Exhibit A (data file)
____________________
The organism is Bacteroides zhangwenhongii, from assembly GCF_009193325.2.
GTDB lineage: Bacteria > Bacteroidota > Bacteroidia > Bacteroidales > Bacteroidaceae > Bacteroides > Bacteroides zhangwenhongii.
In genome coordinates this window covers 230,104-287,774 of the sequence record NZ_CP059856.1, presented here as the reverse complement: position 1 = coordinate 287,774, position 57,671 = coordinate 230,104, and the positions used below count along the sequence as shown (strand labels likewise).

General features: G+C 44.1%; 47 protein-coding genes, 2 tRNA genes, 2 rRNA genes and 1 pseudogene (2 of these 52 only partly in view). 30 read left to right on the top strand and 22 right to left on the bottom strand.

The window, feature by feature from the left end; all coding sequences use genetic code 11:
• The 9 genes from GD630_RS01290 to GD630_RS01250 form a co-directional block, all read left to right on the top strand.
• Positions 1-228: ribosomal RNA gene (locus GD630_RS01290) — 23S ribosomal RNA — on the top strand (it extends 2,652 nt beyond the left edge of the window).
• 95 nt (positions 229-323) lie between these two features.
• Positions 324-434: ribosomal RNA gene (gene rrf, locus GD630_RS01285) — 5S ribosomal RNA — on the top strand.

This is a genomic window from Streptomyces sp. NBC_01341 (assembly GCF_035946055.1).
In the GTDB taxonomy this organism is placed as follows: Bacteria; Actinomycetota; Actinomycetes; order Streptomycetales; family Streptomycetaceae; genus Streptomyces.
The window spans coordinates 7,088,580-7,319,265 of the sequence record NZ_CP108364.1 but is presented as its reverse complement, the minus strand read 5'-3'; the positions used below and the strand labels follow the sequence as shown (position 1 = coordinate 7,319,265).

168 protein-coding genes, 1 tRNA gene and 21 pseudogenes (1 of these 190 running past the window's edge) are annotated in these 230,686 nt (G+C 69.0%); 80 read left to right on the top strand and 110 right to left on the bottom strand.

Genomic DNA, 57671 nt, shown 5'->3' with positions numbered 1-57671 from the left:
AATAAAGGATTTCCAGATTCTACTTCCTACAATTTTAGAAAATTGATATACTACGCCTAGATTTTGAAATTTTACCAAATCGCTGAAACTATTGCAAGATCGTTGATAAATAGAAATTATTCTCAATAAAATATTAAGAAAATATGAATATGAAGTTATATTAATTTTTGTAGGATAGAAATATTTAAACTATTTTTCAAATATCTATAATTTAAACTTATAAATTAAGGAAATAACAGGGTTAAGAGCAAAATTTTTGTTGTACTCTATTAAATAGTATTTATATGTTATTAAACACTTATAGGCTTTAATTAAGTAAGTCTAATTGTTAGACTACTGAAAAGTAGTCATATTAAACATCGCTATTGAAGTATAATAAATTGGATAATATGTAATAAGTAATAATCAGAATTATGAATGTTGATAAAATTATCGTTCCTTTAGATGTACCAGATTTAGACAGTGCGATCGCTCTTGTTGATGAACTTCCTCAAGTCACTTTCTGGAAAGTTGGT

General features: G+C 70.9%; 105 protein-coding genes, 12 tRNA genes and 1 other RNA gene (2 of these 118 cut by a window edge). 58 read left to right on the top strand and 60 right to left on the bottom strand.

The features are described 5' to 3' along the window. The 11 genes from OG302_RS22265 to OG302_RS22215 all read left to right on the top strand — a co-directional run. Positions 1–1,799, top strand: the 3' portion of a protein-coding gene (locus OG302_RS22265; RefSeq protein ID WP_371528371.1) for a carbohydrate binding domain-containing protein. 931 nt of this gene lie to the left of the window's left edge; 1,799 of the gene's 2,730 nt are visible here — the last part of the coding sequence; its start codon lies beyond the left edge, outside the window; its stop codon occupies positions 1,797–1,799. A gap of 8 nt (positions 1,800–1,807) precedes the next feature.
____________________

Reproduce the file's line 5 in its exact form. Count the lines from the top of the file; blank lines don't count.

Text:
The window, feature by feature from the left end; all coding sequences use genetic code 11: